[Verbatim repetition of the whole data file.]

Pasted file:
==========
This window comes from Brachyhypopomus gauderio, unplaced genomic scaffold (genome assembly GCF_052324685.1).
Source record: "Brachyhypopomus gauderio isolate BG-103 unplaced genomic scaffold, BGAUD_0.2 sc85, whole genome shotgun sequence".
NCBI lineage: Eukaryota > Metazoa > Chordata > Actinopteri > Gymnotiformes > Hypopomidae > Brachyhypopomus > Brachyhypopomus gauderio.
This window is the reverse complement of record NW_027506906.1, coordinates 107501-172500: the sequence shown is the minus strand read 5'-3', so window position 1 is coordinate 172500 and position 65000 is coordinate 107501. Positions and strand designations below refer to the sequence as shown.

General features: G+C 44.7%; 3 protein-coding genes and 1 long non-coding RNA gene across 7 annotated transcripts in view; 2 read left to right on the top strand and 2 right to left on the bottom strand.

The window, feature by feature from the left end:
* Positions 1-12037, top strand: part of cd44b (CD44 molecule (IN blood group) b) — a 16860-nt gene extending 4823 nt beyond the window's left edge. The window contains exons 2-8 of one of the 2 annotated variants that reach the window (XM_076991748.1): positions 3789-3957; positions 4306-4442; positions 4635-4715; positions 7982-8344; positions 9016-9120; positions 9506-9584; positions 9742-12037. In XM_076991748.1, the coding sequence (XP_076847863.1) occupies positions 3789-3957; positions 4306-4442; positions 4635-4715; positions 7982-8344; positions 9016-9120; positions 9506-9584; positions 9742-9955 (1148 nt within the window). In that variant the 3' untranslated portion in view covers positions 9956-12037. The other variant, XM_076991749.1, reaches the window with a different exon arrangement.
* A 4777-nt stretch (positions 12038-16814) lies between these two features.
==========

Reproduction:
This window comes from Brachyhypopomus gauderio, unplaced genomic scaffold (genome assembly GCF_052324685.1).
Source record: "Brachyhypopomus gauderio isolate BG-103 unplaced genomic scaffold, BGAUD_0.2 sc85, whole genome shotgun sequence".
NCBI lineage: Eukaryota > Metazoa > Chordata > Actinopteri > Gymnotiformes > Hypopomidae > Brachyhypopomus > Brachyhypopomus gauderio.
This window is the reverse complement of record NW_027506906.1, coordinates 107501-172500: the sequence shown is the minus strand read 5'-3', so window position 1 is coordinate 172500 and position 65000 is coordinate 107501. Positions and strand designations below refer to the sequence as shown.

General features: G+C 44.7%; 3 protein-coding genes and 1 long non-coding RNA gene across 7 annotated transcripts in view; 2 read left to right on the top strand and 2 right to left on the bottom strand.

The window, feature by feature from the left end:
* Positions 1-12037, top strand: part of cd44b (CD44 molecule (IN blood group) b) — a 16860-nt gene extending 4823 nt beyond the window's left edge. The window contains exons 2-8 of one of the 2 annotated variants that reach the window (XM_076991748.1): positions 3789-3957; positions 4306-4442; positions 4635-4715; positions 7982-8344; positions 9016-9120; positions 9506-9584; positions 9742-12037. In XM_076991748.1, the coding sequence (XP_076847863.1) occupies positions 3789-3957; positions 4306-4442; positions 4635-4715; positions 7982-8344; positions 9016-9120; positions 9506-9584; positions 9742-9955 (1148 nt within the window). In that variant the 3' untranslated portion in view covers positions 9956-12037. The other variant, XM_076991749.1, reaches the window with a different exon arrangement.
* A 4777-nt stretch (positions 12038-16814) lies between these two features.